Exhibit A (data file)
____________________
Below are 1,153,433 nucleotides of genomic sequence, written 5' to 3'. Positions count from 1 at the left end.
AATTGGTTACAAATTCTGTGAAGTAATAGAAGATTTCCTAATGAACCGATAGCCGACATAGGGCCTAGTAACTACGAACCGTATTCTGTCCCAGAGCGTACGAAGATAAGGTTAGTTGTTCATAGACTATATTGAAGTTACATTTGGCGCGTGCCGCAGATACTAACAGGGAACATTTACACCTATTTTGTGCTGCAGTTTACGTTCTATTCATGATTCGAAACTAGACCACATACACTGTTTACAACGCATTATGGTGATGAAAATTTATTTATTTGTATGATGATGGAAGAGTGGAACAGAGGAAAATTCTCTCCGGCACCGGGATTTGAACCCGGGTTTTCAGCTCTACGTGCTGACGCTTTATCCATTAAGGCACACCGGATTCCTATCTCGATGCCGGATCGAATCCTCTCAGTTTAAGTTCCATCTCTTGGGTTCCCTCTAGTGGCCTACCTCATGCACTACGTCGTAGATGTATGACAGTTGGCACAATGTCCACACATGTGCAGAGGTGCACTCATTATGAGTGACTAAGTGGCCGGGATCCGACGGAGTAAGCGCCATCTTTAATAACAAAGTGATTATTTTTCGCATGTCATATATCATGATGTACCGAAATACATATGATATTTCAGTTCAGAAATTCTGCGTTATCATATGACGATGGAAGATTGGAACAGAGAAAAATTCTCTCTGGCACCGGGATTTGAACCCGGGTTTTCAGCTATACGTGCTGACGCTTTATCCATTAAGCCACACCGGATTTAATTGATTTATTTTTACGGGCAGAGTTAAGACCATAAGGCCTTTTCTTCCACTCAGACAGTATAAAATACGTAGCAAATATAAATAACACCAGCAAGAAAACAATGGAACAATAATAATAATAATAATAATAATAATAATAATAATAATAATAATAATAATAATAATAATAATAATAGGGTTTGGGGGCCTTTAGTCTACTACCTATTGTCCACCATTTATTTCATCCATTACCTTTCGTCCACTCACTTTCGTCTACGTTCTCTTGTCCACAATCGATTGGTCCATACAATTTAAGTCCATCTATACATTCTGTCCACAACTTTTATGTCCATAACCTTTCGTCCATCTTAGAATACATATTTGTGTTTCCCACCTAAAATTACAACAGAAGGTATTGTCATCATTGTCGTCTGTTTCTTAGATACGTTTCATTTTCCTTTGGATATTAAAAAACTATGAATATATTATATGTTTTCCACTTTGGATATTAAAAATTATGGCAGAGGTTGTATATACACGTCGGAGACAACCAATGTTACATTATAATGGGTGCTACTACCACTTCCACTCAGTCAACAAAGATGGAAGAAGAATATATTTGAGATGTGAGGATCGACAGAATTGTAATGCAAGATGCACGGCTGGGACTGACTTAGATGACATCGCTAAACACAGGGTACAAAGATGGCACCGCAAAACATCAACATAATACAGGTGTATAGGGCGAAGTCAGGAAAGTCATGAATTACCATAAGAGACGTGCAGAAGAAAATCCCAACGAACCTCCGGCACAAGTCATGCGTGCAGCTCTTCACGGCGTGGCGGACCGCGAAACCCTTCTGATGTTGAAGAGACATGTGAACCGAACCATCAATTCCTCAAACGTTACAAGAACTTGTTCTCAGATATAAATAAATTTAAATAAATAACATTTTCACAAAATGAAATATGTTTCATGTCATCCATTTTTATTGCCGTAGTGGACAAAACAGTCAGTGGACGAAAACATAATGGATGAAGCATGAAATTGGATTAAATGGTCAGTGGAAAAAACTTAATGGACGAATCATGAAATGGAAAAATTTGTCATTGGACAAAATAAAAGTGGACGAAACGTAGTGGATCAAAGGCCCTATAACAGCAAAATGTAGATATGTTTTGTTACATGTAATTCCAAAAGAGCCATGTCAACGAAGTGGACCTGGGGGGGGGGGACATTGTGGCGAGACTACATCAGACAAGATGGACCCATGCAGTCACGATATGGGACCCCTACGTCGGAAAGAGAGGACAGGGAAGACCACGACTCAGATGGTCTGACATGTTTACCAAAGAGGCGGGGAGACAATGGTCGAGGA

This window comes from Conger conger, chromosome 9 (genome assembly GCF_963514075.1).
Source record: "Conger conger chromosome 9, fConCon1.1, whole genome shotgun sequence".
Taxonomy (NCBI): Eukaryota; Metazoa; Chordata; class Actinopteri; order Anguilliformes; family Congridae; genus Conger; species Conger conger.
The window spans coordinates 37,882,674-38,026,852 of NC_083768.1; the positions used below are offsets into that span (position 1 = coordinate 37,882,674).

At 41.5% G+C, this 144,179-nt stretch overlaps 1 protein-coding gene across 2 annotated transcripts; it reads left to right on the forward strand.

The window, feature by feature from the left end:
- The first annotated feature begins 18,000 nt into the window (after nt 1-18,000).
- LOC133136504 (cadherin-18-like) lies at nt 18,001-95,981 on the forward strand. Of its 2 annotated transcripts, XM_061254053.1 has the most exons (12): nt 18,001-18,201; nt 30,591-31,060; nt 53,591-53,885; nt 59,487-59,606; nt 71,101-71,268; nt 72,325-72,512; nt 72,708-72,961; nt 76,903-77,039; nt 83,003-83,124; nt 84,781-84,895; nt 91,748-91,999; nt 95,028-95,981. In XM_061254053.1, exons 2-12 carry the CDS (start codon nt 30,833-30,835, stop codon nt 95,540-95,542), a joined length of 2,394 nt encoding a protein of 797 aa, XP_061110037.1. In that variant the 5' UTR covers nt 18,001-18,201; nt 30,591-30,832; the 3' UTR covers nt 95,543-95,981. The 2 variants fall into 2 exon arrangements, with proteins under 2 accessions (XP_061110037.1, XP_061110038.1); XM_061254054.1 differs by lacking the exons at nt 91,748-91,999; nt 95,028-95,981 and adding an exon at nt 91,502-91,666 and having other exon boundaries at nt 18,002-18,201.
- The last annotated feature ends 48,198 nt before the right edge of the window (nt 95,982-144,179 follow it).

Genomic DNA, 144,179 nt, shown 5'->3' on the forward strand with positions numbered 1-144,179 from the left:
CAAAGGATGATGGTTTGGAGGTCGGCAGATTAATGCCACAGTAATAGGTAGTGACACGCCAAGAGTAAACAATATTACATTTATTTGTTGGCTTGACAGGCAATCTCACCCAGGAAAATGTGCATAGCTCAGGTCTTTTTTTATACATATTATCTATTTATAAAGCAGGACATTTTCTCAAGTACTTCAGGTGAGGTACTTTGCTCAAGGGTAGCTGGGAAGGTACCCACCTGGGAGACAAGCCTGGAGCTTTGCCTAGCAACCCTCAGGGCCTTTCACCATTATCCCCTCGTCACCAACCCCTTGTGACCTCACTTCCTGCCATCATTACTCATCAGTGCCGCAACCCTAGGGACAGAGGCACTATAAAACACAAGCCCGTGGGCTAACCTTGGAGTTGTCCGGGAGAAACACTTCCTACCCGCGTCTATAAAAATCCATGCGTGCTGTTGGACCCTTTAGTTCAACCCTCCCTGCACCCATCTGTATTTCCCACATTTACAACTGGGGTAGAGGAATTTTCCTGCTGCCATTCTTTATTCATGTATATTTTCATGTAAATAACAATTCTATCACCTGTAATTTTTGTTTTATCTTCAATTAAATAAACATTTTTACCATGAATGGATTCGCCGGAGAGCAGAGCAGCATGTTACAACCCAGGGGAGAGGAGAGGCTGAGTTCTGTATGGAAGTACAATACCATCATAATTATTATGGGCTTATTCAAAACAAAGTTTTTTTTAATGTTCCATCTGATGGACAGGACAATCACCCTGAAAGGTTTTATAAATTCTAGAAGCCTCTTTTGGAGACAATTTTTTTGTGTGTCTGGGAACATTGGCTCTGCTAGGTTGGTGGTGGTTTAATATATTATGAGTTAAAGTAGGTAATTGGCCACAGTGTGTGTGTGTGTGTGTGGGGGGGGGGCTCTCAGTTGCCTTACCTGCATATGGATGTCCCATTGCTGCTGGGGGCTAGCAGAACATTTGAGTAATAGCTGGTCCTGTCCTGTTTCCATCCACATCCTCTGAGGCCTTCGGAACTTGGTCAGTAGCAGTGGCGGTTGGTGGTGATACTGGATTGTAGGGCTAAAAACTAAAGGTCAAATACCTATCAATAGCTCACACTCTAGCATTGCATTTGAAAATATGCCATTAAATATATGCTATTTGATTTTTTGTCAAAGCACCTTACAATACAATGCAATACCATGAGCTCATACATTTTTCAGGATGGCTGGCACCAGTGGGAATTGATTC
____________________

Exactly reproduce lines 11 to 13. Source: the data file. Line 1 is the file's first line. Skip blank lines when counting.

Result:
- The last annotated feature ends 48,198 nt before the right edge of the window (nt 95,982-144,179 follow it).

Genomic DNA, 144,179 nt, shown 5'->3' on the forward strand with positions numbered 1-144,179 from the left:
CAAAGGATGATGGTTTGGAGGTCGGCAGATTAATGCCACAGTAATAGGTAGTGACACGCCAAGAGTAAACAATATTACATTTATTTGTTGGCTTGACAGGCAATCTCACCCAGGAAAATGTGCATAGCTCAGGTCTTTTTTTATACATATTATCTATTTATAAAGCAGGACATTTTCTCAAGTACTTCAGGTGAGGTACTTTGCTCAAGGGTAGCTGGGAAGGTACCCACCTGGGAGACAAGCCTGGAGCTTTGCCTAGCAACCCTCAGGGCCTTTCACCATTATCCCCTCGTCACCAACCCCTTGTGACCTCACTTCCTGCCATCATTACTCATCAGTGCCGCAACCCTAGGGACAGAGGCACTATAAAACACAAGCCCGTGGGCTAACCTTGGAGTTGTCCGGGAGAAACACTTCCTACCCGCGTCTATAAAAATCCATGCGTGCTGTTGGACCCTTTAGTTCAACCCTCCCTGCACCCATCTGTATTTCCCACATTTACAACTGGGGTAGAGGAATTTTCCTGCTGCCATTCTTTATTCATGTATATTTTCATGTAAATAACAATTCTATCACCTGTAATTTTTGTTTTATCTTCAATTAAATAAACATTTTTACCATGAATGGATTCGCCGGAGAGCAGAGCAGCATGTTACAACCCAGGGGAGAGGAGAGGCTGAGTTCTGTATGGAAGTACAATACCATCATAATTATTATGGGCTTATTCAAAACAAAGTTTTTTTTAATGTTCCATCTGATGGACAGGACAATCACCCTGAAAGGTTTTATAAATTCTAGAAGCCTCTTTTGGAGACAATTTTTTTGTGTGTCTGGGAACATTGGCTCTGCTAGGTTGGTGGTGGTTTAATATATTATGAGTTAAAGTAGGTAATTGGCCACAGTGTGTGTGTGTGTGTGTGGGGGGGGGGCTCTCAGTTGCCTTACCTGCATATGGATGTCCCATTGCTGCTGGGGGCTAGCAGAACATTTGAGTAATAGCTGGTCCTGTCCTGTTTCCATCCACATCCTCTGAGGCCTTCGGAACTTGGTCAGTAGCAGTGGCGGTTGGTGGTGATACTGGATTGTAGGGCTAAAAACTAAAGGTCAAATACCTATCAATAGCTCACACTCTAGCATTGCATTTGAAAATATGCCATTAAATATATGCTATTTGATTTTTTGTCAAAGCACCTTACAATACAATGCAATACCATGAGCTCATACATTTTTCAGGATGGCTGGCACCAGTGGGAATTGATTC